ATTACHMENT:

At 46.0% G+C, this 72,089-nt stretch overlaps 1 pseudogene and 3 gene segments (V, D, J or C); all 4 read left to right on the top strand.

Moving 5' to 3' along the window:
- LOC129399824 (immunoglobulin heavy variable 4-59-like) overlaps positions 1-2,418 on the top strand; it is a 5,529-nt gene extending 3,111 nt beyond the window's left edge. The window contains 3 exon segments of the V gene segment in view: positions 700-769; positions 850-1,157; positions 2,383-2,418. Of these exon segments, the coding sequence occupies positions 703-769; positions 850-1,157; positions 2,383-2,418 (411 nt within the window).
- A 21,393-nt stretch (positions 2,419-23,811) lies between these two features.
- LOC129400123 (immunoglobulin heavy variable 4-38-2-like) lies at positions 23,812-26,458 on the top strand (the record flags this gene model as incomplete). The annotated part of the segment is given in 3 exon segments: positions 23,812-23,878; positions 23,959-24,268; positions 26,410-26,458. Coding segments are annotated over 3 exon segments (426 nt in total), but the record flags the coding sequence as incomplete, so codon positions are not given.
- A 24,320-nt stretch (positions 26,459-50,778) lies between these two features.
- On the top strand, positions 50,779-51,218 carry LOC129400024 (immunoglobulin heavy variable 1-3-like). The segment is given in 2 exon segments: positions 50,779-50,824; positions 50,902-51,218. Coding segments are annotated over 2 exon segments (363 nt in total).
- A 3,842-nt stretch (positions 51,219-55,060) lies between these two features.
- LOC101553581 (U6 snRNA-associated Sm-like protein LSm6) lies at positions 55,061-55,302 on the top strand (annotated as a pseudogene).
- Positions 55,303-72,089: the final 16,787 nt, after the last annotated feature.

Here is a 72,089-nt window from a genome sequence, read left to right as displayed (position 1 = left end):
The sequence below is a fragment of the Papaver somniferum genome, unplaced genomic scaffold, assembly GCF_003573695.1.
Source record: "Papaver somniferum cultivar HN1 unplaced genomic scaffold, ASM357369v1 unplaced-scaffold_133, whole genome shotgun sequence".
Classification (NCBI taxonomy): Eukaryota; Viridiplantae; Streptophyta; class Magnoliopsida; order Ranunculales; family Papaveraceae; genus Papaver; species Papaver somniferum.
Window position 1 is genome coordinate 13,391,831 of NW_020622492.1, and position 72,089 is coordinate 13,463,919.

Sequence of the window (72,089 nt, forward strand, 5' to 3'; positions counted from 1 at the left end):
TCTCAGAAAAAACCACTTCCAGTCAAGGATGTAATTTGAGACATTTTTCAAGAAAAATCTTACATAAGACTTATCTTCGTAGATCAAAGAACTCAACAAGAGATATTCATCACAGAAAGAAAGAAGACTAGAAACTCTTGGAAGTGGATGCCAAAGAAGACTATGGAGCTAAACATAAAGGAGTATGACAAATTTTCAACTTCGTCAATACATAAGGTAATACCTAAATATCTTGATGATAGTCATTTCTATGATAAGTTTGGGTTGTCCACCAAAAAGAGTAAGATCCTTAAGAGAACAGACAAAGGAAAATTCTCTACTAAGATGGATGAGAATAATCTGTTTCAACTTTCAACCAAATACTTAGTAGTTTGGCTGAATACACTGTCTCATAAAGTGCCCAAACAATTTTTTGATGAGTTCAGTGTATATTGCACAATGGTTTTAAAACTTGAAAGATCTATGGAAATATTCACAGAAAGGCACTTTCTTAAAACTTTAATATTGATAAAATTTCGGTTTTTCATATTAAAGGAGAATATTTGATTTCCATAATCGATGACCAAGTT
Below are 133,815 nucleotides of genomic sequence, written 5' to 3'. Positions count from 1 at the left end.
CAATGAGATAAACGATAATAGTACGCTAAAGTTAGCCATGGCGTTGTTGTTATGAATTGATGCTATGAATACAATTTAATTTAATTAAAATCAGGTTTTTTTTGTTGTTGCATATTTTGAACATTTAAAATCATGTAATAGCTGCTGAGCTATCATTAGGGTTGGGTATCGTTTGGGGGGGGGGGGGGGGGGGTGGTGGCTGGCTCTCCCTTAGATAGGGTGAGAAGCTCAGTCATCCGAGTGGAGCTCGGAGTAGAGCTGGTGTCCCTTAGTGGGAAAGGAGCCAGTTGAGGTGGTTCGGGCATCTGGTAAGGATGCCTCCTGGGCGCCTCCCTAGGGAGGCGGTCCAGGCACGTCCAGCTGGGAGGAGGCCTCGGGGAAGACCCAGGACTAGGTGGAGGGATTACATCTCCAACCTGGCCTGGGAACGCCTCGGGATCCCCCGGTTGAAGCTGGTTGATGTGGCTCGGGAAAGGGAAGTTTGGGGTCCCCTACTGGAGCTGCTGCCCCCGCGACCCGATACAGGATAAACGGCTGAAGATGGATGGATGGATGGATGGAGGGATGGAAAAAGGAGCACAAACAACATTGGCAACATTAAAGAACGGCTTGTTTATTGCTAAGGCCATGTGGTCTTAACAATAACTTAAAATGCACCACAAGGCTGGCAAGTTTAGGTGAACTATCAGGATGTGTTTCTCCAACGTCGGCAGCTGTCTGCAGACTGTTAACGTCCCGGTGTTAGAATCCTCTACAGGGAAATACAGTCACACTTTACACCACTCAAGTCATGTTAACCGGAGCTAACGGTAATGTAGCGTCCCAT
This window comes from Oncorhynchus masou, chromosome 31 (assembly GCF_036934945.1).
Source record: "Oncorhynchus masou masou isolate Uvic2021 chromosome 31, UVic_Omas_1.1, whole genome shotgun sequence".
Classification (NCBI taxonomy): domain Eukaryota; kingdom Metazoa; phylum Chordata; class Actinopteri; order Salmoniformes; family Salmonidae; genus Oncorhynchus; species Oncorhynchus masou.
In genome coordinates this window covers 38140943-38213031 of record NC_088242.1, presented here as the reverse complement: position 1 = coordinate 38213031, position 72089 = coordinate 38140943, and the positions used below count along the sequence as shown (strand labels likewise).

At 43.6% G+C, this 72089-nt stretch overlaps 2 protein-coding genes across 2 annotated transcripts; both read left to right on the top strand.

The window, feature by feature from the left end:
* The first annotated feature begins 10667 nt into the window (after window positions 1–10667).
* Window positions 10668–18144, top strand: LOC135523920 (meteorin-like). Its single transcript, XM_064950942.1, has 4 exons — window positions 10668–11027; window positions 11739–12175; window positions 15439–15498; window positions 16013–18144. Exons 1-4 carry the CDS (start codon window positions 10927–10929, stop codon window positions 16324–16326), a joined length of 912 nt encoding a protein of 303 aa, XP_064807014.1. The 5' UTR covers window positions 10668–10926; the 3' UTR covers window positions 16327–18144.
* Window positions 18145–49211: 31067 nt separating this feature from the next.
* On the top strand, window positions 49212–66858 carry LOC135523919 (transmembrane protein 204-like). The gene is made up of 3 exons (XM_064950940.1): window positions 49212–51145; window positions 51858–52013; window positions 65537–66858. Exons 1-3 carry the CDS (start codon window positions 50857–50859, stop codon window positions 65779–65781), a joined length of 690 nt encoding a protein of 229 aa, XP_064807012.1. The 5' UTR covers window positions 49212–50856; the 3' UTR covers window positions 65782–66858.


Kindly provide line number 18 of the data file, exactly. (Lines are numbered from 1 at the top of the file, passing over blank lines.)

Below are 133,815 nucleotides of genomic sequence, written 5' to 3'. Positions count from 1 at the left end.